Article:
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How to Integrate Woo Commerce with a WordPress Theme

WooCommerce is an extension (a plug-in) of WordPress. WooCommerce is an excellent e-commerce plugin, allowing you to easily create a complete store under WordPress and that does not suffer comparison with its competitors.

Originally, WordPress was not designed to create eCommerce sites. As the name suggests, WordPress is primarily used to design and manage content and information sites.

But things have changed. There are today dozens of extensions that can turn a WordPress site into a professional e-commerce store with Support.

The best known and probably the most complete is WooCommerce. Today, we will guide you to Integrate Woo Commerce with a WordPress Theme completely.

Before you even install WooCommerce, you must already install WordPress. It’s quite logical. This involves choosing accommodation for your WordPress site, defining a domain name, etc.

WordPress, a reference editor worldwide:

WordPress is the world’s leading CMS (Content Management System), with more than a quarter of the world’s websites using it and nearly a billion downloads.

Launched in 2003, WordPress makes it possible to create very advanced websites in terms of personalization without needing much programming knowledge.

There are three possible ways to integrate WooCommerce with a theme. So, let’s Integrate Woo Commerce with a WordPress Theme following those steps:

  • Using woo commerce content. How to import your content on WordPress?

Among three of the steps to Integrate Woo Commerce with a WordPress Theme, this is the step you can follow. A redesign of the site, a transfer of content from a platform other than WordPress: there are many reasons that can push you to use the import of content. Do you have articles, pages, and media to upload to a WordPress installation? We will see what solutions can be put in place to export and import all your content.

Import content from WordPress Use the export and import modules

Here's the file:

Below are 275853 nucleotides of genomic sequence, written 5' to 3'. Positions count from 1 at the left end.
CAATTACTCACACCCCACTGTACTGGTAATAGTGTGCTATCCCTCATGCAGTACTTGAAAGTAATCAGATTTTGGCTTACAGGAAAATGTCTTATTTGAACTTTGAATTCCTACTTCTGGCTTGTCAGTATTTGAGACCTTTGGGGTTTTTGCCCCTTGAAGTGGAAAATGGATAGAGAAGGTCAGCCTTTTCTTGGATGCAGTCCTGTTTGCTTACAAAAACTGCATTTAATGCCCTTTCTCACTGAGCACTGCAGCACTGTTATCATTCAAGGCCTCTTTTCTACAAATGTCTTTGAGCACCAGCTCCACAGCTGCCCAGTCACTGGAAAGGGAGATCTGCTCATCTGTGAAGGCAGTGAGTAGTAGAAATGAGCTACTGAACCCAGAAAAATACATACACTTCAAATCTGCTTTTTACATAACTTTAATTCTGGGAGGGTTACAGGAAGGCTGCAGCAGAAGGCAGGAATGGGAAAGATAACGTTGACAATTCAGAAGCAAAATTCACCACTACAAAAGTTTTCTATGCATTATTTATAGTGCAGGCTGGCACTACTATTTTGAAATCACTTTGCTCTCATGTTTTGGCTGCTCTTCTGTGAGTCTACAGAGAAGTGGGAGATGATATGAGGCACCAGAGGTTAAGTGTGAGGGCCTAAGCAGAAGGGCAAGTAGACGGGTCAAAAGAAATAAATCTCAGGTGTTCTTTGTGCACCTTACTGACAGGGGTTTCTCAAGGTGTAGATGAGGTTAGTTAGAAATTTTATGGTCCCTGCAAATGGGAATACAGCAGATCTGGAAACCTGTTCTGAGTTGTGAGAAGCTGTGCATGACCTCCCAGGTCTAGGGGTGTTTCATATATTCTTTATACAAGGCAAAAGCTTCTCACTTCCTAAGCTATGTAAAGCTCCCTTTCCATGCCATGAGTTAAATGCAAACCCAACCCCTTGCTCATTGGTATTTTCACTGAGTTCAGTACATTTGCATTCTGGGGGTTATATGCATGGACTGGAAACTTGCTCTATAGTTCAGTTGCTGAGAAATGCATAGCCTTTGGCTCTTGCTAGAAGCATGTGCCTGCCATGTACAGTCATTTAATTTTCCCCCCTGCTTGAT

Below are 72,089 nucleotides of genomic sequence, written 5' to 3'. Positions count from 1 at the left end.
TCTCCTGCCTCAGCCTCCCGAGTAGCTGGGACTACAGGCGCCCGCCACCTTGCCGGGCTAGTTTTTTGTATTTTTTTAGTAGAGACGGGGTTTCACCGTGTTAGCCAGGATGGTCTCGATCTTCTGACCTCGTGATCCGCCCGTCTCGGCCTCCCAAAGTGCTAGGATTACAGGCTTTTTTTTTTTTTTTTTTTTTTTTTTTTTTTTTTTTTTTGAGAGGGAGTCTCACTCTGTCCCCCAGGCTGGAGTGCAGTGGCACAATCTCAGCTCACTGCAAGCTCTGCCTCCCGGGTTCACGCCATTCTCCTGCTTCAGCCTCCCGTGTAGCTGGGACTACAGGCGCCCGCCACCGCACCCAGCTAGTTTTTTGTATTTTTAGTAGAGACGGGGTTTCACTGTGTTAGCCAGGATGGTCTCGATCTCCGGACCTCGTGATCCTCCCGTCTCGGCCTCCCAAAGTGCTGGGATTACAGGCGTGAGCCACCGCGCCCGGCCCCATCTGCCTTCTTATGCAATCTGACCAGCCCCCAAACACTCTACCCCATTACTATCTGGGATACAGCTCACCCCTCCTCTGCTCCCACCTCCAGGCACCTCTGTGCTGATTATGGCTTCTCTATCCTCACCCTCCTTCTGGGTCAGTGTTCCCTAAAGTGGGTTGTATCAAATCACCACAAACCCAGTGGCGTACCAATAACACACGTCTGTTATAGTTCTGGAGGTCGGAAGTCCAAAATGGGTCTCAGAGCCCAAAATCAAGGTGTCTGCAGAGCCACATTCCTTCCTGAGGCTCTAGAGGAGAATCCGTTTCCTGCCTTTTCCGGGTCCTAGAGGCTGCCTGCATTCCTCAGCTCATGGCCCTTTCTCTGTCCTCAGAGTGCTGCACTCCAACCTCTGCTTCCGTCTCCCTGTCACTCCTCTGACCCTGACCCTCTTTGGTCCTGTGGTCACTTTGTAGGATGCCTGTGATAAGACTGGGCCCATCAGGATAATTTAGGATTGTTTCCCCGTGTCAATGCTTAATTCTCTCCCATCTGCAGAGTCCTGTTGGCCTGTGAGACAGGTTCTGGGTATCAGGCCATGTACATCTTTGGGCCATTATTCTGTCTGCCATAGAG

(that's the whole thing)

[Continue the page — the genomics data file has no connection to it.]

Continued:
Migrating content from an existing WordPress is relatively easy thanks to the already integrated tools: The full migration article from to details the procedure step by step.

The WP-Cli solution

If you do not know WP-Cli, it’s an extremely useful tool for managing your WordPress installations by command line. The export function of this tool is complete. Just like the manual export through the back office, the export command sorts the generated content according to our criteria and creates an XML file in WXR format (WordPress extended RSS).

The import function also takes over the traditional manual import offered in the back office. These two functions are therefore in all respects comparable to the default manual features of the back office except that WP-Cli will save you valuable time if you are not resistant to the use of the command line.

Import non-WordPress content

It’s from there that it starts to get complicated: when the content does not come from WordPress and is not standard. Imagine two people who do not speak the same mother tongue: communication can be done naturally but can also be a real obstacle course.

Use the importer

The import part of the back office offers other modules than that of WordPress. There are the most famous blog modules such as Blogger or Tumblr or more generic import like the one based on an RSS feed. This kind of import will obviously be slightly less complete than the WordPress import but quite valid.

Use a plugin